OAR 851-056-0026
Rules Relating to Controlled Substances


In the administration, distribution, storage, prescribing, and dispensing of controlled substances, APRNs shall comply with all applicable requirements in the Code of Federal Regulations (CFR), Title 21, and state law, including but not limited to, ORS Chapter 430 (Mental Health) and 475 and OAR chapter 415 and 855.


Nurse practitioners and clinical nurse specialists shall not dispense a controlled substance without current dispensing authority. Distribution of prepackaged, complimentary drug samples is not considered dispensing (ORS 689.005 (Definitions)(9)).


APRNs who have authority from the Drug Enforcement Administration (DEA) to prescribe controlled substances must verify evidence of such with their prescriptive authority renewal application. A nurse with prescriptive authority may choose to decline DEA certification and must verify so in writing.


Storage and inventory of controlled substances:


Samples or quantities of controlled substances shall be stored in a securely locked cabinet on the premises of the APRNs practice location.


APRNs who receive samples or quantities of controlled substances shall be responsible for the security, inventory, and disposal of these drugs.


APRNs shall maintain inventory records of controlled substances that they receive or distribute for a period of three years. The records shall include:


Drug name, amount received, date received, drug expiration date;


Drug name, amount distributed, date distributed, to whom distributed;


Drug name and the date and place where it was returned for destruction.


Controlled substances that are expired, deteriorated, or unwanted shall be returned to a DEA registered disposal site or disposal system or law enforcement authorities. This does not include controlled substances which are properly wasted at the facility where they were to be administered. In this context, “properly wasted” means that on-site destruction of a controlled substance in conformance with applicable state and federal law. APRNs shall not personally destroy controlled substances.


Controlled substances must be transported in a secured, locked container.


Client records shall state the distribution of controlled substance samples.


Theft of controlled substances shall be immediately reported upon discovery to the DEA and to any other required authorities.


APRNs who receive controlled substances shall cooperate with the Board in their inspection of records and physical inventory of controlled substances. Inventory of all controlled substances shall be taken by the prescriber responsible for their receipt and storage every year on the same date as the biennial inventory required by 21 CFR 1304.13.


If requested by the Board, any APRN who receives controlled substances shall submit a copy of inventory records from the preceding two years for review.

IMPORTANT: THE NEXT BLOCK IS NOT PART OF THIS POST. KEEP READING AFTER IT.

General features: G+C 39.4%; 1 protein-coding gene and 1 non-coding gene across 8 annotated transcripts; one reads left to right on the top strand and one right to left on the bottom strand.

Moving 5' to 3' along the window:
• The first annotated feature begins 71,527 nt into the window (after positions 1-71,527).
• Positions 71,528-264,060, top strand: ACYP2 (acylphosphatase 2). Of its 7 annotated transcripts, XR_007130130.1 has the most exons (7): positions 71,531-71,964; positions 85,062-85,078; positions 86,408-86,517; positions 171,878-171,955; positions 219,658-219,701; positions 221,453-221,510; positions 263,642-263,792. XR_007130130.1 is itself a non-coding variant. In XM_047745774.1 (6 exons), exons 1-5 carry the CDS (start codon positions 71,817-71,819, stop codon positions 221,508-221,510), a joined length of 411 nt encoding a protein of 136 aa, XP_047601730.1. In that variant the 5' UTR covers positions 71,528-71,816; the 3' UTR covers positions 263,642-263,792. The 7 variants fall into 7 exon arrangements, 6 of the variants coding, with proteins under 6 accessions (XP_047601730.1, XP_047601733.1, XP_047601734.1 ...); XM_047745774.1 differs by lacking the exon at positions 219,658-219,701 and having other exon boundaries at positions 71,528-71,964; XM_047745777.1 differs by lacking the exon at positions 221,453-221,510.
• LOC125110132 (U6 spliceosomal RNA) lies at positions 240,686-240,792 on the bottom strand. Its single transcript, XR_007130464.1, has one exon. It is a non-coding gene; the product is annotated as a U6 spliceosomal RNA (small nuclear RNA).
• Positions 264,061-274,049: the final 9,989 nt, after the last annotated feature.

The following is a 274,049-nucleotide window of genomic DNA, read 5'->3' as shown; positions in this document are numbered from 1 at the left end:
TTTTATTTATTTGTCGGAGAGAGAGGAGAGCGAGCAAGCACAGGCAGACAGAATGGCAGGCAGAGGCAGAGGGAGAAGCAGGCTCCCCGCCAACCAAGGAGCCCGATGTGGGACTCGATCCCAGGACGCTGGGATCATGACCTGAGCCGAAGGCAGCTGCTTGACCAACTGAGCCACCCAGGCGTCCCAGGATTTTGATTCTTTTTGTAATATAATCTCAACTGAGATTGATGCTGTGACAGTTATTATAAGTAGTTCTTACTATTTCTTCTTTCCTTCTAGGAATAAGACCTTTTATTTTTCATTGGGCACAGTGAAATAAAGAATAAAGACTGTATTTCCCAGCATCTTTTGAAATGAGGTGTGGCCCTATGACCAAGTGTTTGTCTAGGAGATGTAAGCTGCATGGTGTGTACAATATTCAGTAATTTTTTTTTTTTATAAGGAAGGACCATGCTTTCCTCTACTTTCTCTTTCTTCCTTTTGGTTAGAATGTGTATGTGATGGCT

Prescribing controlled substances:


APRNs shall only prescribe the controlled substances from Schedules II–V, at the level provided for on their DEA certificate.


Nurse Practitioners who treat opioid addiction must demonstrate that they meet federal requirements and obtain a waiver from the Substance Abuse and Mental Health Services Administration (SAMHSA). To qualify for such a waiver, nurse practitioners must:


Hold a current DEA registration with an identification number that specifically authorizes him or her to engage in medication assisted treatment of opioid addiction;


Hold current Nurse Practitioner Certification in Oregon;


Hold current Prescriptive Authority (NP-PP designation on licensure);


Complete all SAMHSA required training related to the treatment and management of opioid addiction;


Comply with all federal and state regulations applicable to controlled substances.


Intractable or chronic pain management:


APRNs may prescribe or administer controlled substances to a person in the course of their treatment for a diagnosed condition causing pain.


The diagnosis and treatment of intractable or chronic pain requires documentation of the following:


A recent diagnosis of the condition (if acute or unstable), or past diagnosis (if chronic and stable) causing pain, by one or more licensed practitioners specializing in the treatment of the body area, system, or organ perceived as the source of pain; and


A written material risks notice specific to the patient’s condition and treatment; and


A consultation and review of the pain treatment plan where clinically indicated if the patient shows limited or no improvement.


APRNs must have a complete discussion with the patient or person authorized to make health care decisions for the patient regarding the diagnosis, as well as the risk, benefits, alternatives, side effects, and potential for addiction and withdrawal of the controlled substance, along with any other applicable precautions. These discussions must be documented in the patient record. Documentation must include a plan for period review of patient response and follow-up.


APRNs shall document patient use of controlled substances for chronic or intractable pain, including history and assessment to rule out substance abuse. Evidence of patient addiction or abuse requires referral and/or transfer of care for further diagnosis and treatment.

Source: Rule 851-056-0026 — Rules Relating to Controlled Substances, https://secure.­sos.­state.­or.­us/oard/view.­action?ruleNumber=851-056-0026.

Last Updated

Jun. 8, 2021

Rule 851-056-0026’s source at or​.us